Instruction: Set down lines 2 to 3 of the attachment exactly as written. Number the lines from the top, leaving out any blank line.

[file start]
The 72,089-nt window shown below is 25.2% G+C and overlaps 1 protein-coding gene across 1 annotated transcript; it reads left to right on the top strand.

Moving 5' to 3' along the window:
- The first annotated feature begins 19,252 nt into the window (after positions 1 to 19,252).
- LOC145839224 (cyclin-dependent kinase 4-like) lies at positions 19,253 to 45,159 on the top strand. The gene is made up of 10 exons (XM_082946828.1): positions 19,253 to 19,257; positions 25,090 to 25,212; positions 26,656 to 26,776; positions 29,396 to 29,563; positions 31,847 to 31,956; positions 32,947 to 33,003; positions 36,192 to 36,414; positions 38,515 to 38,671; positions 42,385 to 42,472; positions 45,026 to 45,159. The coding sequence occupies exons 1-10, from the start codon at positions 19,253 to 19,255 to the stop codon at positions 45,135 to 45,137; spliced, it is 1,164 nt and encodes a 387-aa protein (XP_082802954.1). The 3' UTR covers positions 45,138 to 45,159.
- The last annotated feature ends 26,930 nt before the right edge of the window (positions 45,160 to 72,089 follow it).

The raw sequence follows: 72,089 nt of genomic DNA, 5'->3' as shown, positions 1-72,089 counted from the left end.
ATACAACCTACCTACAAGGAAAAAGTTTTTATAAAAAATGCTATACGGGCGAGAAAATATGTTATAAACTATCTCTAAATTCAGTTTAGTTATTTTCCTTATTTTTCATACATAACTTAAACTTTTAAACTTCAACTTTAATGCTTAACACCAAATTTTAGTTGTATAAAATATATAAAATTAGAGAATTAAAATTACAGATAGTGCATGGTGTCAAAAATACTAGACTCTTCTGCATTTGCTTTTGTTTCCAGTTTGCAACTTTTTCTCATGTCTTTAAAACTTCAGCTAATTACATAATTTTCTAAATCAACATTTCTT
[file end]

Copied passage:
Moving 5' to 3' along the window:
- The first annotated feature begins 19,252 nt into the window (after positions 1 to 19,252).